for stage use in a dance performance!
fans have been used in Spanish Flamenco as well as various
other Rom (gypsy) rooted dances from all across Europe. The
Flamenco fans, known as pericons, are typically made of lace,
sometimes combined with another type of decorative woven material,
or light, hand-painted silk, and are used in the Sevillanas
style of Flamenco. In North America, folding hand fans are
used in Mexican Ballet Folklorico, and flat-feathered fans
with rigid handles are sometimes used in the traditional shamanic
dances of various Native American nations.
the best known and the showiest use of fans also stems from
America. Burlesque legend Sally Rand appeared at the 1933 Chicago
World’s Fair and instantly became an overnight sensation with
her fan dance routine, in which she appeared nude (or possibly
wearing a full-body stocking) using two gigantic luxurious
fans made of ostrich plumes to conceal and reveal her charms.
Born in 1903 in Missouri, Sally Rand had been a circus acrobat
and performed on the vaudeville and burlesque circuits. She
also appeared in over twenty silent films, as well as in talkies,
including her famous fan dance sequences in the films “Bolero”
and Cecile B. De Mille’s “King Of Kings”.
It is said that she saved the World’s Fair, attracting a huge
crowd with her fan
wonder she attracted such a crowd: she was
notorious for her scandalous shows and had been arrested
a number of times. She performed the very same fan routine
almost exclusively in her rich career, which spanned over fifty
years. Her legacy lives on even now, and her fan dance has
become a part of theatrical history, as well as a burlesque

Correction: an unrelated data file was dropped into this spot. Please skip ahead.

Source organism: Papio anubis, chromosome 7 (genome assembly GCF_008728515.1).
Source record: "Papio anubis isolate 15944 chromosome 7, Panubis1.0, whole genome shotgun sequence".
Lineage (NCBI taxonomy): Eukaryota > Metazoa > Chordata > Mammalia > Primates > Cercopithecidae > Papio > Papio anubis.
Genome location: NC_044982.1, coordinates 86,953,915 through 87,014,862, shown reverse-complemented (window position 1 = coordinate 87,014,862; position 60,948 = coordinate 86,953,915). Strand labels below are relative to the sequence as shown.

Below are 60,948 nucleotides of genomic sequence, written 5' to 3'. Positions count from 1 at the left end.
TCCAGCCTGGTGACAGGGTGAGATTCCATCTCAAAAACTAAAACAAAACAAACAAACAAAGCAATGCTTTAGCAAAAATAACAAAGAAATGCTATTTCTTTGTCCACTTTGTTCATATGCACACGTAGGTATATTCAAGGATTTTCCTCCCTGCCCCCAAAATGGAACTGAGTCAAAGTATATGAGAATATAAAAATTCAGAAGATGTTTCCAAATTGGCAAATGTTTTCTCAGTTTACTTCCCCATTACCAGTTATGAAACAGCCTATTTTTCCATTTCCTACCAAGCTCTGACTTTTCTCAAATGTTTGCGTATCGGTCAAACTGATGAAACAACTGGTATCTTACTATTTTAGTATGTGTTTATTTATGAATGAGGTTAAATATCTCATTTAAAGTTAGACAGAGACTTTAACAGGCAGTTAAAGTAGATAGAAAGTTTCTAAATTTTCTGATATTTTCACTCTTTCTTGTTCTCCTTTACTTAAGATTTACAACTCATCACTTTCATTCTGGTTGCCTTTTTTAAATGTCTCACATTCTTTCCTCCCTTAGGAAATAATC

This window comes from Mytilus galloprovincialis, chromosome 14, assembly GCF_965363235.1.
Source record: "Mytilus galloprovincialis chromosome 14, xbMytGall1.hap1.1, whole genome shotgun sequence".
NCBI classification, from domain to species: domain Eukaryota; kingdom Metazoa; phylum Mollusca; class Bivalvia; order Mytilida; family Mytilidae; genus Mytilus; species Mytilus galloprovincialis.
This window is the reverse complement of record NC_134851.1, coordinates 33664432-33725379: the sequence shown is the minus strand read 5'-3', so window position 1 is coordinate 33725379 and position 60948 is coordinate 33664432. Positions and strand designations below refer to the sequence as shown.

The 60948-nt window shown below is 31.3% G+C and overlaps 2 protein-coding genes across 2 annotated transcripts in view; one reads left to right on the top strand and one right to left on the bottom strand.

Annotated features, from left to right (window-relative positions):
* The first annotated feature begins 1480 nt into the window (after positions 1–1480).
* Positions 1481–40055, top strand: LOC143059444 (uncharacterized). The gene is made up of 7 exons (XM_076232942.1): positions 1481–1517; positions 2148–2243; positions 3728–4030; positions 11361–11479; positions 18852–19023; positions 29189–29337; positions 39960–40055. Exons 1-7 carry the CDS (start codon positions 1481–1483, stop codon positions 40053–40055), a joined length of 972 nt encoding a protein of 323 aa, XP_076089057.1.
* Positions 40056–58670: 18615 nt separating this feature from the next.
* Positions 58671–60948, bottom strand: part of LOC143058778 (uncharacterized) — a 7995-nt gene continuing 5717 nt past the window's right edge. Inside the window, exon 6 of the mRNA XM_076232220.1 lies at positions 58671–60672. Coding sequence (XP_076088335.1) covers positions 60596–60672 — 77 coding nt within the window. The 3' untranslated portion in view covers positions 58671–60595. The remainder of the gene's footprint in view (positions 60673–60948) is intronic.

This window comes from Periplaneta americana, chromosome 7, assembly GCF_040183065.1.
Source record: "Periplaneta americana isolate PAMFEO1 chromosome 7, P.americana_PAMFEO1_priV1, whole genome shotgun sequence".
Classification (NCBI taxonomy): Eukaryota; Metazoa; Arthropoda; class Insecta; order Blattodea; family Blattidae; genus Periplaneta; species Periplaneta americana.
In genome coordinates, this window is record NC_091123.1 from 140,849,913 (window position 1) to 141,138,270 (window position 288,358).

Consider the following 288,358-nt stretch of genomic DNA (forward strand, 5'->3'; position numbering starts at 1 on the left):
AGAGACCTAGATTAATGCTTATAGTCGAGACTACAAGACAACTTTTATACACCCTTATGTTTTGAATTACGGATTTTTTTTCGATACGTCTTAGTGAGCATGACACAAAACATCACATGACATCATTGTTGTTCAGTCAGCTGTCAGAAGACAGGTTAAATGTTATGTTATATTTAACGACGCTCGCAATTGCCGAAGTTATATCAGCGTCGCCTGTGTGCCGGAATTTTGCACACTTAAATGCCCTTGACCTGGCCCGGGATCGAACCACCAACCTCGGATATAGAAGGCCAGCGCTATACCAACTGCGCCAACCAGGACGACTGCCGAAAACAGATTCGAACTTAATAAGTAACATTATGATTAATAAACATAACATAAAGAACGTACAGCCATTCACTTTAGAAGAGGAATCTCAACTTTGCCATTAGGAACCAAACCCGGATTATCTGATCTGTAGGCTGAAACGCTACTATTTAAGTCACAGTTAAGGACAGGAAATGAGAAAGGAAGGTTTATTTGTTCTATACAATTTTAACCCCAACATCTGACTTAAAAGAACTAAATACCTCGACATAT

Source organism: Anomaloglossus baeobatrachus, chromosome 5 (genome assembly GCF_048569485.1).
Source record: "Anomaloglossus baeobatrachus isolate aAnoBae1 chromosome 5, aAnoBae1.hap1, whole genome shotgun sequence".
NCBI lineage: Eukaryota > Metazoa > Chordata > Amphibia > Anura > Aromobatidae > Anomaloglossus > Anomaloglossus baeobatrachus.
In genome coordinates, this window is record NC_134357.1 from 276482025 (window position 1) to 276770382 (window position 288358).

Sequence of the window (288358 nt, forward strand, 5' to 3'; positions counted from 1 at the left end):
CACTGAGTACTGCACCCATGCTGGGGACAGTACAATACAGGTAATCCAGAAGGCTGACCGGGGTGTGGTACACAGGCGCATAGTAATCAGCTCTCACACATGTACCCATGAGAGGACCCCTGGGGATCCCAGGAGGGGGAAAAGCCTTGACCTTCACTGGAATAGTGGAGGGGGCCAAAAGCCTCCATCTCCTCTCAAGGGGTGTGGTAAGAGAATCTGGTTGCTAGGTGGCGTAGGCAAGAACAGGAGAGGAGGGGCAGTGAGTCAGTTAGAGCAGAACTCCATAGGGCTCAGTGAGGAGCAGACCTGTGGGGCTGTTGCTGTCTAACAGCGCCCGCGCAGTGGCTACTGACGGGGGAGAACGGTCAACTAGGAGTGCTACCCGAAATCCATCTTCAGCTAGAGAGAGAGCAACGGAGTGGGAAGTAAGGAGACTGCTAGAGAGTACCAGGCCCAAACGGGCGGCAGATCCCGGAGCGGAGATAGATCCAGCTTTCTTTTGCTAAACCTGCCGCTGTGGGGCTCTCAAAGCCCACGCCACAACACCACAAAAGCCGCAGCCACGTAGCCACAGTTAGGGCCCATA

staple. Today, the gigantic, impressive ostrich fans used worldwide
are still referred to as “Sally Rand Fans”.
you would like to start using fans while belly dancing, I would
recommend a lot of practice before adding them into a stage
routine. Not only are fans a prop, they should function an
extension of your bodily movement and expression ( like zills)
and cannot be merely flung away, like veils. Practice with
smaller fans at first- the constant movement of the arms and
shoulders can really take it’s toll on your muscles! See what
type of fans you like, or choose those that make sense with
your dancing. Experiment with using fan technique from different
cultures and traditions: haughty flamenco poses, coy geisha
poses, and dramatic gypsy attitude. Incorporate sweeping turns
with the fans aloft, use the burlesque / tease premise of “conceal
and reveal”. Use the fan to frame your face or your abdominal
technique or hip work, use two fans for full-body poses.
are some different fans you may want to play around with:
Pericons- Made entirely
of lace or fabric, and in many cases, a combination
of both, these hand fans are strikingly beautiful,
hand-painted and hand-crafted and sturdy, they can
be snapped open and shut quite easily.
Fans & Fan Veils- These
material fans- version of the traditional Mulan Fan has recently
become a very popular prop with Fusion–style belly dancers…
it’s tail- sometimes a yard or longer in length- flies through
the air dramatically during spins and turns. These fans are
usually made of 100% silk because a synthetic blend won’t
cause the fan to float and “defy gravity” the way it should.
large hand fans are made of marabou feathers, often tipped
with peacock and pheasant feathers, and though fragile, can
look great onstage.
Rand Fans- The reigning
royalty of stage fans, Sally Rand-style theatrical fans have
been a classic staple in burlesque performances for decades.
Mounted on strong plastic staves, these fans open and close fairly